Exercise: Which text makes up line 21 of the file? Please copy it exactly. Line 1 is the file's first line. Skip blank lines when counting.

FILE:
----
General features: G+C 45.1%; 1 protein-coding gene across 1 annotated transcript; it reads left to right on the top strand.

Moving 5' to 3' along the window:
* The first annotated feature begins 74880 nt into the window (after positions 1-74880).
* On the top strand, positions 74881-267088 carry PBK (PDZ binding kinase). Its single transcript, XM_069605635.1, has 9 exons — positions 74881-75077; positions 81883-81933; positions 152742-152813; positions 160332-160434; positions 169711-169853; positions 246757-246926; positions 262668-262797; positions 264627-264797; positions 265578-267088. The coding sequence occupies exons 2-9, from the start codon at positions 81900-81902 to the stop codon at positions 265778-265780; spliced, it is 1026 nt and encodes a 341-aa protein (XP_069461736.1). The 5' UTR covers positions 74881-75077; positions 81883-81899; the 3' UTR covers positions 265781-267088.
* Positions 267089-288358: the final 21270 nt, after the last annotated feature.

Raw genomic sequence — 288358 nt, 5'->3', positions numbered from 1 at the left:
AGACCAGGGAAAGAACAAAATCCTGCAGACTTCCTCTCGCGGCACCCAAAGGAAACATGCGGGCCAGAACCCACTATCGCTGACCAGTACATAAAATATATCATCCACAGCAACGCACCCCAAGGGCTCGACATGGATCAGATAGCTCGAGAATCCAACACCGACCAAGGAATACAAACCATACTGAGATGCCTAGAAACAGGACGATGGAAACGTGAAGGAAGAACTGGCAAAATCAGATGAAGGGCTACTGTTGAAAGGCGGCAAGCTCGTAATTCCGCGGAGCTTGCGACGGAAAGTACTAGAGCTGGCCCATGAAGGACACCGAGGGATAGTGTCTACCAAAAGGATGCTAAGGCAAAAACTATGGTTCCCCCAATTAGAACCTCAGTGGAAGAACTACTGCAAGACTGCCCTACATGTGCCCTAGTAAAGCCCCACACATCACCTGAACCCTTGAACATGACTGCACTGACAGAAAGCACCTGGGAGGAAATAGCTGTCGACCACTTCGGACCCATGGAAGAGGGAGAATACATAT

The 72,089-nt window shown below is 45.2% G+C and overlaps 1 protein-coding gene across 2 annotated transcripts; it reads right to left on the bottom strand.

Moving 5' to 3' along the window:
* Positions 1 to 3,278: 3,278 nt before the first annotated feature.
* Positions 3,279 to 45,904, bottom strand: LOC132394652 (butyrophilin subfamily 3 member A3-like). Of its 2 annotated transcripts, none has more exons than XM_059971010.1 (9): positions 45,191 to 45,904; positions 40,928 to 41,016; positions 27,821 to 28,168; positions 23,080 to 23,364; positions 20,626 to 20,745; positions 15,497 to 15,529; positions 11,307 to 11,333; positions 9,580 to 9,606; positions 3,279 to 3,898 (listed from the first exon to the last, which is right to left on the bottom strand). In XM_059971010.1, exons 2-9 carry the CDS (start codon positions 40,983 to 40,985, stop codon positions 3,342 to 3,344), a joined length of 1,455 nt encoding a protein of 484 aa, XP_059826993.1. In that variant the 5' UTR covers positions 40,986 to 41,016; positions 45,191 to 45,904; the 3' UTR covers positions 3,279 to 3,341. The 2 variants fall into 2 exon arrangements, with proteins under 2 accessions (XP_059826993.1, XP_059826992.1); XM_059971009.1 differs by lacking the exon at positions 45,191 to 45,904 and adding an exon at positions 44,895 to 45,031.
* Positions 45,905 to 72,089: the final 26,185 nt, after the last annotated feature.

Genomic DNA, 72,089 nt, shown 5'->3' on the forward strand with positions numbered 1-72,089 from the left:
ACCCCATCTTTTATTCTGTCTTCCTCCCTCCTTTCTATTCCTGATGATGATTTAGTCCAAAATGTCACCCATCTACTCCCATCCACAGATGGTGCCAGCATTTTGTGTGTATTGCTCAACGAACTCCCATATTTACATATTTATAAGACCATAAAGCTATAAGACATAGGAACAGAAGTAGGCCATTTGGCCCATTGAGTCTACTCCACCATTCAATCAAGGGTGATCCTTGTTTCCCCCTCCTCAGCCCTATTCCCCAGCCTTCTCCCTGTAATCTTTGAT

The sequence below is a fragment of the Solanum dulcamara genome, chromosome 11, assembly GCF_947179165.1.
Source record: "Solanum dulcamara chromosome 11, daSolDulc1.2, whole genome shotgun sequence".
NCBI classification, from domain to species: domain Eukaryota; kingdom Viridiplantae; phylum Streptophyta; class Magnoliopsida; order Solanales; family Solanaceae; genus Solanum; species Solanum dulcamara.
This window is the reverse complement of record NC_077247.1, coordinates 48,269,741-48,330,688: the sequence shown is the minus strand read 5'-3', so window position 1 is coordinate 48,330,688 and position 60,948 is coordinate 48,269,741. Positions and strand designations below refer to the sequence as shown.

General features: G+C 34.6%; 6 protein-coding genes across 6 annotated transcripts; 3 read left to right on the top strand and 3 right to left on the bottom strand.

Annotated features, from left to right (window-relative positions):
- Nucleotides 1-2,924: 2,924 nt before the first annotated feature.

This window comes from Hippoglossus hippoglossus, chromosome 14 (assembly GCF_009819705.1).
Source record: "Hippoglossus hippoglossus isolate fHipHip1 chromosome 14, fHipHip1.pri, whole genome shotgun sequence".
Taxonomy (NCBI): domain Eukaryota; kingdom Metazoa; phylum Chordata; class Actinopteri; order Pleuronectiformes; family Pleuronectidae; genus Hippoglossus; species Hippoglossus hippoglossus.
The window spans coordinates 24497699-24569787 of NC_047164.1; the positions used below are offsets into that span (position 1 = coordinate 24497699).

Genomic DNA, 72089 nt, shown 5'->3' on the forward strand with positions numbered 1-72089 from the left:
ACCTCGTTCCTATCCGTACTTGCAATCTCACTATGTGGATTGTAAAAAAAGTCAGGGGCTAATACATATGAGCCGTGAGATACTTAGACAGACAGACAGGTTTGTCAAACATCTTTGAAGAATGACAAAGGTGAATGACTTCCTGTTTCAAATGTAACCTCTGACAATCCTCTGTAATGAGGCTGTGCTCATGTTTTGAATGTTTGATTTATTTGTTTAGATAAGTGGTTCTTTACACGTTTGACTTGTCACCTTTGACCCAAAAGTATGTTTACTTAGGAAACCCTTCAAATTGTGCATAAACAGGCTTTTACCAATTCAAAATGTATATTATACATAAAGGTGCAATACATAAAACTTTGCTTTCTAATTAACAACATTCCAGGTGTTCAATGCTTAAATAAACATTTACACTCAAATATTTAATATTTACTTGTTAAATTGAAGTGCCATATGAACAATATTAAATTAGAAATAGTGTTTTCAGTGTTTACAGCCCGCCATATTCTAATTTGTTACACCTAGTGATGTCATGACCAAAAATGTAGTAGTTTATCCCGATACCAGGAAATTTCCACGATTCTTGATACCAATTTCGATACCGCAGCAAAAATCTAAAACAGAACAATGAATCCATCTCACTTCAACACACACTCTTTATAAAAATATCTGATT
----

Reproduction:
- Nucleotides 1-2,924: 2,924 nt before the first annotated feature.